Cutting Technology: Moving at the Speed of Lasers

It’s no secret that technology moves faster than practically anything else. In fact, if someone told you lasers and laser cutting technology are involved in almost every technology known to man, it might be a little hard to believe. Fortunately, as hard as that might be to believe, it’s true. Further, it is used in many industries to mold, shape, and otherwise work with metal parts, and with an exceptional degree of precision and speed.

Even if a story was limited in its scope to sheet metal laser cutters, the story is still a little difficult to comprehend, but lasers are relied on in a wide variety of areas, and their uses are almost beyond comprehension. Regardless, let’s tell a little of the story here.

How is Laser Cutting Technology Used in Sheet Metal Manufacturing?

Laser cutting technology plays a huge role in the many industries. Lasers are, of course, hot, focused light beams that are excellent at cutting, melting, and vaporizing nearly any type of MetalProfy. Any operation that calls for the focus of light to be manipulated in a controlled environment is a natural for lasers. They are excellent as a useful tool since it will allow any operator to manage the laser’s intensity as well as the cut depth. The most popular of these uses is laser cutting and engraving of metals.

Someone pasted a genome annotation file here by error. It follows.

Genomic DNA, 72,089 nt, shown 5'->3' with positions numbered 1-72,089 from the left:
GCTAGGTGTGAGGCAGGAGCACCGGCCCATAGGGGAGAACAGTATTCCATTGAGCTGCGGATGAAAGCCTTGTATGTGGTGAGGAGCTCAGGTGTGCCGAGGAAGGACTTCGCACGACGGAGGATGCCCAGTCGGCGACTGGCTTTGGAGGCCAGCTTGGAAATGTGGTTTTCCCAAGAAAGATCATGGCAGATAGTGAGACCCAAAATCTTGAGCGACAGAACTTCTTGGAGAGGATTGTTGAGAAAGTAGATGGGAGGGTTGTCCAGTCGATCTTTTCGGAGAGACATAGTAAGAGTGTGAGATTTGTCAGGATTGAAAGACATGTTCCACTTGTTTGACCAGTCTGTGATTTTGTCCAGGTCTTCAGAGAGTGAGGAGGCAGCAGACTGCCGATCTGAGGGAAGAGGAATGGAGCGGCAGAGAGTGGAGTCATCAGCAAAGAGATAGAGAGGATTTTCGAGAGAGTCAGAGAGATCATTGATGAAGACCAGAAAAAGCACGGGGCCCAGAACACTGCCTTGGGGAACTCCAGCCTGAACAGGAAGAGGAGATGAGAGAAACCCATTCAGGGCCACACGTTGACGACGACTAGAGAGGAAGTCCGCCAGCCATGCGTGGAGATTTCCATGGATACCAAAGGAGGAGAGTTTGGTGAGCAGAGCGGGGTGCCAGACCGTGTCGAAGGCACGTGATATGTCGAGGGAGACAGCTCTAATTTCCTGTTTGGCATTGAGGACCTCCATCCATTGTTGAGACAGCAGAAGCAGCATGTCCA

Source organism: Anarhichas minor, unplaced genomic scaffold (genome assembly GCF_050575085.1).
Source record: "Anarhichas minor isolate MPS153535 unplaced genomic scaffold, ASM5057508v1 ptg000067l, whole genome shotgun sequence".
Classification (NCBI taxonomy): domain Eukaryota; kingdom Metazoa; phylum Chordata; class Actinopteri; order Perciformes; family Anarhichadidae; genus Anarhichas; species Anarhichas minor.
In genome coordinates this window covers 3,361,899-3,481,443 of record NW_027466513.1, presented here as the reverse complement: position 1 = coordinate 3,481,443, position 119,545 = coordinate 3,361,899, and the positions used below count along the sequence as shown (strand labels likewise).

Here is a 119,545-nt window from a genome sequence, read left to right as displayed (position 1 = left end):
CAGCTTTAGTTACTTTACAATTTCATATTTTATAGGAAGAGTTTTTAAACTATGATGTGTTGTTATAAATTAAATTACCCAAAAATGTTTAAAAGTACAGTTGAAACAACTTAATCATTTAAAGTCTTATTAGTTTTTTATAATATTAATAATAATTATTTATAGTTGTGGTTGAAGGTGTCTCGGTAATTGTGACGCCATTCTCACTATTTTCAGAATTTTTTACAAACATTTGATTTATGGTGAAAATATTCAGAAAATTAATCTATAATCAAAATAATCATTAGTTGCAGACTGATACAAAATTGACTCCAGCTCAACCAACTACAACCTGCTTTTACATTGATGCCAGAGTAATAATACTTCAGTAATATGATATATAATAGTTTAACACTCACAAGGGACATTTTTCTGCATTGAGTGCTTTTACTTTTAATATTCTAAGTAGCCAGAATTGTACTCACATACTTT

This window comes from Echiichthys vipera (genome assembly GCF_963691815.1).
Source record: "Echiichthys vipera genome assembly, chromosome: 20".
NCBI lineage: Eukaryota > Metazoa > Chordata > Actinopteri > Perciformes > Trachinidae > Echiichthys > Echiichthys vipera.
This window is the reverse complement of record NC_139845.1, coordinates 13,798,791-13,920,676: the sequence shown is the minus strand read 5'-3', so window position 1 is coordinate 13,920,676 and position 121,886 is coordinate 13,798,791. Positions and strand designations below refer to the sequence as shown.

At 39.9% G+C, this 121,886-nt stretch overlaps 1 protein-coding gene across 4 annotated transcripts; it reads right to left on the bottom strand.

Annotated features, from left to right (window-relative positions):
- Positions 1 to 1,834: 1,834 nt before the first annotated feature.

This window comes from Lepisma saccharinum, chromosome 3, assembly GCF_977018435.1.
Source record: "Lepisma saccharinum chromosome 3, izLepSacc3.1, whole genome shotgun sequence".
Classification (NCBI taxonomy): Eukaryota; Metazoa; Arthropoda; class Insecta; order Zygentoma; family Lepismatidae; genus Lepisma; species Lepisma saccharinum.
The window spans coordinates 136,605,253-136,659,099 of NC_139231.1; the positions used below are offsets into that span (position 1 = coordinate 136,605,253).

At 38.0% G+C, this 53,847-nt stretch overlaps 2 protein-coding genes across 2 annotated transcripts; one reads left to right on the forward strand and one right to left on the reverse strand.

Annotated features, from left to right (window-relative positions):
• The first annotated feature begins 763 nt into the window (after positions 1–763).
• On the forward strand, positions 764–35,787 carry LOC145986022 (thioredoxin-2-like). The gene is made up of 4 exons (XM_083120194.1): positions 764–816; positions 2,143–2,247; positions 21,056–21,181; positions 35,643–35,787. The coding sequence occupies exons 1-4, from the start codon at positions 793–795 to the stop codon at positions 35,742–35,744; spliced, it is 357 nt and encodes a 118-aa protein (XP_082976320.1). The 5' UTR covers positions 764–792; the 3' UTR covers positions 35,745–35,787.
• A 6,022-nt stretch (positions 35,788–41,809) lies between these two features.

Explain the Technology Behind Laser Cutting

The use of lasers in metal cutting is very simple to understand. A CAD system is used to handle a six-axis bed of a six-axis robot use for 3D cutting. This entire process is totally automatic and requires very little human interaction. With laser cutting, there are many things that can be accomplished on a shop floor. Making things even better, the level of accuracy that can be attained is astonishing and can’t be surpassed.

The science of laser cutters is also very simple. In a nutshell, a laser is a beam of light that is sent via a resonator through the path of a beam. That beam appears as a column of high-intensity light in a single wave. It is then bounced in different directions with beam benders, which are nothing more than a series of mirrors, that make the laser visible to handle the projection temperature.

As the laser beams go through the benders, it is focused on the sheet metal that is being worked. The beam goes through a nozzle before it contacts the metal. The beam is delivered mixed with compressed gas. In most cases, manufacturers use oxygen for this purpose, although others use nitrogen. The resulting laser beam passes through the nozzle to cut and melt the metal.

There are almost as many opinions about laser cutting as there are opinions. Fortunately, although there are some hangers-on of the old ways, the fastest growing group of laser cutters users endorse the method wholeheartedly for every reason under the sun. All of the standard reasons are endorsed, from economy to accuracy. Regardless, it’s an enthusiastic thumbs up for laser metal cutters.